Chris Hallett, director of Peoria’s Neighborhood and Human Services Department, was not surprised when Peoria’s homeless number was shown to increase.
“I think it was spot on,” Hallett said.
Early in the morning of Jan. 21, volunteers went out to do their counts for 2019.
The Maricopa Association of Governments (MAG) recently released Peoria’s numbers.
According to the data, volunteers counted 78 unsheltered people in Peoria.
Peoria’s 2019 figure is double the 38 unsheltered people counted in 2018. In 2017, 22 unsheltered people were counted - slightly less than the 31 counted in 2016.
Peoria’s 78 unsheltered people were second in the West Valley, behind the 194 unsheltered people counted in Glendale. Avondale was next with 35 unsheltered people, followed by Surprise with 33, Buckey with 24, Goodyear with 22 and Youngtown with 18 unsheltered people counted.
According to Hallet, part of the reason for the increase is more resources being provided for an accurate count.
“We had a substantial increase over the prior year,” Hallet said. “Last year, we only had two police officers who did the count. For the 2019 count, we had 8 teams of three working the whole geography of the city.
“Plus, the team of two from the police department went to the river bottoms and tough terrains.”
Hallet thinks the more people counting led to more homeless people counted.
“We really think prior years were underreported,” he said.
Hallet noted that unsheltered people are not just counted, they are provided information on resources. Unfortunately, for those who need immediate housing, resources are scarce.
However, that may change this year.
“Since the shelters are all filled, we’re going to (city) council on Jan. 21 for a homeless update and strategy discussion,” Hallet said.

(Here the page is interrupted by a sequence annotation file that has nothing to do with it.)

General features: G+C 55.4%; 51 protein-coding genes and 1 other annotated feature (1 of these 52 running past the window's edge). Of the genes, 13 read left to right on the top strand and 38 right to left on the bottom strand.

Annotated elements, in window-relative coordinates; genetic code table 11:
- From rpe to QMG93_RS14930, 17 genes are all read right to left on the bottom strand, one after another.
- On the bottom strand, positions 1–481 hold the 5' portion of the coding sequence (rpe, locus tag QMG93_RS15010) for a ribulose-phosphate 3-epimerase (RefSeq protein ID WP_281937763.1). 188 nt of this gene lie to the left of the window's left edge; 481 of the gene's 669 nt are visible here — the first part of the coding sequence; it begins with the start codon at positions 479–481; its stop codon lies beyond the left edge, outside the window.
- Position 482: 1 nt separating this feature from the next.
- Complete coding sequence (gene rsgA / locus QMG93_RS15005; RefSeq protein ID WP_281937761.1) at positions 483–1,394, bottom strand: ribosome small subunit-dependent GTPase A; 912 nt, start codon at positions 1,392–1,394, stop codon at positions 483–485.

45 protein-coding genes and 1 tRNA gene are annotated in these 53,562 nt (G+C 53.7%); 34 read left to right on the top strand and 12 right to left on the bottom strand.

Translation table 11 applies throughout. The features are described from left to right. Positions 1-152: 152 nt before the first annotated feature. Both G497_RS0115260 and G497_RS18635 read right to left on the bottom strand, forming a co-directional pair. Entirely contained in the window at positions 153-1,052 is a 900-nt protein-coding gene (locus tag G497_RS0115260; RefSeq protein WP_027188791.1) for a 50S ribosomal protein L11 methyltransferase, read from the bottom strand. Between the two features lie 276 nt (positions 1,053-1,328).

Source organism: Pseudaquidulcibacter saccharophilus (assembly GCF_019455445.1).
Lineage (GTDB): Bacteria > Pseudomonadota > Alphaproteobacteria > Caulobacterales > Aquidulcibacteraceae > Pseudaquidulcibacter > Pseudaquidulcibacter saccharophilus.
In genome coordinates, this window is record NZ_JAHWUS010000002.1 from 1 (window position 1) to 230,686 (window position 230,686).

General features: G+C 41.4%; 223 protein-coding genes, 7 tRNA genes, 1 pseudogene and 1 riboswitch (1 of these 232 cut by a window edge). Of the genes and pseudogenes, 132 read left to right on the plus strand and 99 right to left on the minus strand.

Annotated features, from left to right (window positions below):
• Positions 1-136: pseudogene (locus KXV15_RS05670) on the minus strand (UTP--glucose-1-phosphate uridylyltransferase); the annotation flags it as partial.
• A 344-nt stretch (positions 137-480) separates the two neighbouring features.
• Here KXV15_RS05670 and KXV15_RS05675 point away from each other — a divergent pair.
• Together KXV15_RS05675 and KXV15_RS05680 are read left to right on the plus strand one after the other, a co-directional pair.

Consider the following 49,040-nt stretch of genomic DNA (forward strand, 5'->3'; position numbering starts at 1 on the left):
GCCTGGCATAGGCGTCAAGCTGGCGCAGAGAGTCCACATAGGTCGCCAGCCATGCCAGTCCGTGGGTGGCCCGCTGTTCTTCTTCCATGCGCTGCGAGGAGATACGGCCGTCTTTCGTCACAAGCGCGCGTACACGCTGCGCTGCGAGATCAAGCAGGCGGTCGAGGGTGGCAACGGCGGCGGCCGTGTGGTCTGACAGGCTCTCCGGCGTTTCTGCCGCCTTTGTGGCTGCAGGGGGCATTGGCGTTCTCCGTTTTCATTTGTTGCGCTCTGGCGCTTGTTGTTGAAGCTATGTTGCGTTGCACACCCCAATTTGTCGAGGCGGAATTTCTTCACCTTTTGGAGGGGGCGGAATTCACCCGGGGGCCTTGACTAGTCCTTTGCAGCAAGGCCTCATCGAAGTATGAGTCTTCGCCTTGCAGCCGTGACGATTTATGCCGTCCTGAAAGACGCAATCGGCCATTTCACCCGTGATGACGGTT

He said Peoria is nearing completion of a contract for seven emergency-bed reservations at Central Arizona Shelter Services (CASS).
“We anticipated another uptick again this year,” Hallet said. “With 78 (unsheltered) people, the 7 beds won’t last very long,” he added.
The next Point In Time homeless count and survey is scheduled for Jan. 28.
“We offer services while we have them in front of us. Part of questions we like to ask over and above the Point In Time question is, ‘Are you needing services now, if so, what?’
“We provide water, mittens, gloves - it’s first thing in the morning when we get out there, and it’s generally the cold time of year,” Hallet said.
He noted participation on the Point In Time count is required by HUD funding sources.
“It’s kind of a snapshot in time,” he said. “It doesn’t count for those who are in the system, like jail.”
Peoria’s increase follows a regional trend, according to the report provided by the County.
“From 2106 to 2019, unsheltered homelessness in the Maricopa County region increased by 94%,” the report stated. “In the Central subregion (Phoenix), the growth rate in unsheltered homelessness was 64%. In the East Valley, unsheltered homelessness increased by 167% and in the West Valley, it went up by 213%.”
The county-wide increase means multiple cities are facing similar problems.
“We have a bottleneck in the number of unsheltered increasing, and fewer emergency shelter beds,” Hallet said.